Tina Evans, Principal Broker
Thanks again; first time home buyer here with (obviously!) a lot of questions! :)
b) it'll take that 45-90 (sometimes longer) time frame before they actual get to closing.
A few things to think over. Hope this helped. Great question.
Tina Evans, Principal Broker
I agree with the other answers. The bank has the final say so on whether or not they want to accept the offer, but the Seller must approve also. Usually in an short sale, the offer is given to the seller first. The seller can counter, reject, or accept. After an offer is accepted with the seller, then the offer is sent to the bank for its approval. At which point the bank my counter, refuse, or accept. Until you have both to accept it can't happen.
Think about this for a moment. A SHORT SALE occurs in a majority of instances where the seller (1) is SHORT concerning past payments, (2) sees they will be SHORT â€” medical reason or lost a job (3) or is forced to move and the home JUST WONâ€™T SELL. In that regard, their short (or will be). Now talking about a SHORT SALE and a SALE actually being a SHORT SALE â€œmayâ€ be different. Be sure you know â€” for sure.
As Mike so eloquently stated, the correct use of the term is best defined as he noted: The bank has agreed to take less than the outstanding balance of the mortgage (seller is probably â€œup-side-down). So the BANK is going to get less, right? Now, say YOU were the bank. How would you feel about getting less? Ahh. The problem. Dealing with (working with) a bank under these circumstances is RISKY for the agent (at least frustrating, free wheeling, often lacking rules and what might seem like fairness). While certainly not ALWAYS the case, it is quite common for the BANK to play different groups off against each other (if there is a demand for the property). It CAN become a brutal negotiation with seemingly minimal communication â€” like the rules are thrown out the window. Agents can put forth a ton of effort only to end up with nothing at the last moment (for themselves or for their clients). In many cases (not all), the rules of real estate (time controlled and state law guided) seem to take on a whole new look.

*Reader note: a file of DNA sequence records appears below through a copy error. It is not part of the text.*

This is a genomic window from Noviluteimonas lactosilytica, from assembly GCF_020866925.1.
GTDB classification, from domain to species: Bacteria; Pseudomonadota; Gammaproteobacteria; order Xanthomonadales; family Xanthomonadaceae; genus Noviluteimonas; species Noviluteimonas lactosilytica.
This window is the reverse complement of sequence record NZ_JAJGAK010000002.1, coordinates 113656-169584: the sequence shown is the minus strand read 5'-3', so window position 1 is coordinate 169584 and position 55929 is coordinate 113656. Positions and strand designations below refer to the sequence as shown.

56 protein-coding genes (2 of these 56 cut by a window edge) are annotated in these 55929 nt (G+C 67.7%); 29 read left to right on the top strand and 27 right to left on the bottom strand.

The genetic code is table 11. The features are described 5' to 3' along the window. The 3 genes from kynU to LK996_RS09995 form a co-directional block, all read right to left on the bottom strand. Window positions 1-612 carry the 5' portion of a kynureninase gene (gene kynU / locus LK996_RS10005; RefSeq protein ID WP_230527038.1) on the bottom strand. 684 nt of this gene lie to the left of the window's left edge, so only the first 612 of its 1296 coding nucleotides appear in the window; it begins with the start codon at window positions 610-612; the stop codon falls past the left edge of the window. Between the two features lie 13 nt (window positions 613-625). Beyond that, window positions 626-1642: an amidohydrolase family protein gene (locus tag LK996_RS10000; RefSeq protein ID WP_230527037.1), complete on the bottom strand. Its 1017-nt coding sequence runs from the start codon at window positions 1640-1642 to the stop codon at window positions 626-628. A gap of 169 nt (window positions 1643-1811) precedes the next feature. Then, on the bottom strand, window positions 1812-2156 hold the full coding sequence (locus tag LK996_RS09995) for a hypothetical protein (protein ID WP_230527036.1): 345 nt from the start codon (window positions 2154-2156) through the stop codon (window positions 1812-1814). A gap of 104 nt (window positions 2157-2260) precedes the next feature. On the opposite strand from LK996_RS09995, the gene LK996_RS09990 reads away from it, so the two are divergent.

Look at it this way. Theoretically, you get a home for a fraction of what it is potentially worth (something for nothing). It is that mentality that got us all into the mess we are now in today in the US (nothing down, no proof of earnings and the same loan as someone with a great credit rating able to put 20% down on a conventional mortgage). If it was so easy, everyone would be doing it. Are they? Itâ€™s risky. The wild west. Be weary.
Here area a couple of LINKS on short sales to bolster your confidence. Draw your own conclusions.
In a short sale, the bank has agreed to take less than the outstanding balance of the mortgage. Unless the seller has agreed to pay part of the difference, the bank has the final say as far as the lowest price they will take.
The seller may be doing the negotiating, but they'll need bank approval to accept any offers.